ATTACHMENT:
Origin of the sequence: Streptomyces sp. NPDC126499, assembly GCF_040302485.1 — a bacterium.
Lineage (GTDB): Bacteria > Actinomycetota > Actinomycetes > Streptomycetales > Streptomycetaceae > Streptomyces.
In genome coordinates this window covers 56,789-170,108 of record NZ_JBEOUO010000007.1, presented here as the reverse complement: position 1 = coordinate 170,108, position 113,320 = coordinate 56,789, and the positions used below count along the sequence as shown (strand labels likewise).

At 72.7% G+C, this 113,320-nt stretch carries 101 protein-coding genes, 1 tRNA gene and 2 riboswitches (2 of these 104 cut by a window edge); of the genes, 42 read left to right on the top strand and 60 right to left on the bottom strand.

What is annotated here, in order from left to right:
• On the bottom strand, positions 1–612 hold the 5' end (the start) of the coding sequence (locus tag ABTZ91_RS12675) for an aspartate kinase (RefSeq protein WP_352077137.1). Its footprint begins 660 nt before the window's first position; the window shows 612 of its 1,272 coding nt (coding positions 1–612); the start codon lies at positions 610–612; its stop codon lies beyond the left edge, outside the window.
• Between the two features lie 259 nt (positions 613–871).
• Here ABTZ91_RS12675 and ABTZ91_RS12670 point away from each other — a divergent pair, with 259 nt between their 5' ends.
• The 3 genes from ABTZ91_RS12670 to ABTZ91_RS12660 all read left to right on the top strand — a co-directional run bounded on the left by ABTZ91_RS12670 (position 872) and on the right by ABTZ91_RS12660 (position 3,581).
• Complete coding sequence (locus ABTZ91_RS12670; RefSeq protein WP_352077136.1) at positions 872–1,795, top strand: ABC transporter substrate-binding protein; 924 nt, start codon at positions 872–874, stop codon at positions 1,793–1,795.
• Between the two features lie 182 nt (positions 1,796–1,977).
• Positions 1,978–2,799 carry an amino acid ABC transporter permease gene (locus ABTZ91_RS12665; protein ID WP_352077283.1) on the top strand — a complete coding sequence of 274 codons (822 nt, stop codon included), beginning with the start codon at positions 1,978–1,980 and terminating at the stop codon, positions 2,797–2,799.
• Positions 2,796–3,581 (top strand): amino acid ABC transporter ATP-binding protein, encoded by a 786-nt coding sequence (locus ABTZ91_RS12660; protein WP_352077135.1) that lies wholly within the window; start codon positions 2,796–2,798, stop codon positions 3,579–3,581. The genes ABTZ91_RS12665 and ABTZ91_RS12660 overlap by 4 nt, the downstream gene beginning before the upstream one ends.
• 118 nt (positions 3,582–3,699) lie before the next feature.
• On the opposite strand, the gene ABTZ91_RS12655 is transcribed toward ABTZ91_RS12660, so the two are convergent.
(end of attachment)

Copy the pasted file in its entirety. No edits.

Origin of the sequence: Streptomyces sp. NPDC126499, assembly GCF_040302485.1 — a bacterium.
Lineage (GTDB): Bacteria > Actinomycetota > Actinomycetes > Streptomycetales > Streptomycetaceae > Streptomyces.
In genome coordinates this window covers 56,789-170,108 of record NZ_JBEOUO010000007.1, presented here as the reverse complement: position 1 = coordinate 170,108, position 113,320 = coordinate 56,789, and the positions used below count along the sequence as shown (strand labels likewise).

At 72.7% G+C, this 113,320-nt stretch carries 101 protein-coding genes, 1 tRNA gene and 2 riboswitches (2 of these 104 cut by a window edge); of the genes, 42 read left to right on the top strand and 60 right to left on the bottom strand.

What is annotated here, in order from left to right:
• On the bottom strand, positions 1–612 hold the 5' end (the start) of the coding sequence (locus tag ABTZ91_RS12675) for an aspartate kinase (RefSeq protein WP_352077137.1). Its footprint begins 660 nt before the window's first position; the window shows 612 of its 1,272 coding nt (coding positions 1–612); the start codon lies at positions 610–612; its stop codon lies beyond the left edge, outside the window.
• Between the two features lie 259 nt (positions 613–871).
• Here ABTZ91_RS12675 and ABTZ91_RS12670 point away from each other — a divergent pair, with 259 nt between their 5' ends.
• The 3 genes from ABTZ91_RS12670 to ABTZ91_RS12660 all read left to right on the top strand — a co-directional run bounded on the left by ABTZ91_RS12670 (position 872) and on the right by ABTZ91_RS12660 (position 3,581).
• Complete coding sequence (locus ABTZ91_RS12670; RefSeq protein WP_352077136.1) at positions 872–1,795, top strand: ABC transporter substrate-binding protein; 924 nt, start codon at positions 872–874, stop codon at positions 1,793–1,795.
• Between the two features lie 182 nt (positions 1,796–1,977).
• Positions 1,978–2,799 carry an amino acid ABC transporter permease gene (locus ABTZ91_RS12665; protein ID WP_352077283.1) on the top strand — a complete coding sequence of 274 codons (822 nt, stop codon included), beginning with the start codon at positions 1,978–1,980 and terminating at the stop codon, positions 2,797–2,799.
• Positions 2,796–3,581 (top strand): amino acid ABC transporter ATP-binding protein, encoded by a 786-nt coding sequence (locus ABTZ91_RS12660; protein WP_352077135.1) that lies wholly within the window; start codon positions 2,796–2,798, stop codon positions 3,579–3,581. The genes ABTZ91_RS12665 and ABTZ91_RS12660 overlap by 4 nt, the downstream gene beginning before the upstream one ends.
• 118 nt (positions 3,582–3,699) lie before the next feature.
• On the opposite strand, the gene ABTZ91_RS12655 is transcribed toward ABTZ91_RS12660, so the two are convergent.